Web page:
The pursuit of ‘AI nirvana’ is thought by some to be a pipedream cluttered with wasted money and resources along the path to mediocre success. Others share a view that AI at-scale is something reserved only for the FAANG companies (plus Microsoft, Uber, etc.). Without diving into the technicalities of data science and machine learning too deeply, the reality is that organizations are still struggling to capture the value of their data with any corresponding models they build. In fact, 87% of data science projects fail to deliver anything of value in production to the business. Challenges I hear time and again from customers, friends and colleagues include:

  • Competing or out of sync business silos
  • Lack of cohesion around a data strategy
  • Data in various formats and locations
  • Lack of clear objectives within the context of broader business transformation

The Importance of Soft Skills and Collaboration

Critically, some of the most important characteristics of data science success relate to soft skill development – those which make us uniquely human. Yes, we need great programmers, data wranglers, architects, and analysts for everything from data archeology to model training. But it is just as important (I would argue now more important) to curate emotional intelligence if you want to succeed with artificial intelligence. The success of an organization is now judged more heavily based on its ability to build and maintain Cultural Empathy, Critical Thinking, Problem Solving, and Agile Initiatives. Importantly, these skills also lead to a more natural ability to link data science investment directly to organizational (and social) value.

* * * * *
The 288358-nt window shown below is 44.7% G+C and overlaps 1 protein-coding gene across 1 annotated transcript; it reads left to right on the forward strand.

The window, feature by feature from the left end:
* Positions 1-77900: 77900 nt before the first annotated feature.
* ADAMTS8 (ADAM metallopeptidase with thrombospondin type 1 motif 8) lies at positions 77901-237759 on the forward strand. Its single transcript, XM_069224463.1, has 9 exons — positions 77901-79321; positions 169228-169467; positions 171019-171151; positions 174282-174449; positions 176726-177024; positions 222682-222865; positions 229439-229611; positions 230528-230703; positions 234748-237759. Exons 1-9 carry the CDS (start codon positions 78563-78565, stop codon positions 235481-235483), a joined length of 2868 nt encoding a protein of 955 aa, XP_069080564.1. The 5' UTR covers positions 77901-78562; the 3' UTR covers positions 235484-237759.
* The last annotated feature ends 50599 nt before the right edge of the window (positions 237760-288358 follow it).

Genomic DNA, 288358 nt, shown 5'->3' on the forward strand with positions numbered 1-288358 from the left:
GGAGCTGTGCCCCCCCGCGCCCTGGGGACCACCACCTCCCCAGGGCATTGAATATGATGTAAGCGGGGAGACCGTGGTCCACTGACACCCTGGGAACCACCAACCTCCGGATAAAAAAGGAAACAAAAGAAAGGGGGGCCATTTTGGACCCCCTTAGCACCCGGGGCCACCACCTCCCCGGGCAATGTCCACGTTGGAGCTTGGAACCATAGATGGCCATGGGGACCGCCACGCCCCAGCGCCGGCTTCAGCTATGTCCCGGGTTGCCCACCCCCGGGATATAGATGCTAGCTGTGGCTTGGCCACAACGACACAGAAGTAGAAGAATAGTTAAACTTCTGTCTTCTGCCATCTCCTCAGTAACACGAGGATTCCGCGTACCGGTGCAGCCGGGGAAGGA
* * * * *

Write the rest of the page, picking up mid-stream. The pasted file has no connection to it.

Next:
In other words, instilling a culture of diversity, inclusion, and collaboration is integral to AI and ultimately business success. As an organizational psychologist and professor, Tomas Chamorro-Premuzic said in a 2017 Harvard Business Review article, “No matter how diverse the workforce is, and regardless of what type of diversity we examine, diversity will not enhance creativity unless there is a culture of sharing knowledge.” Collaboration is key.

Remove Bias and Enhance Creativity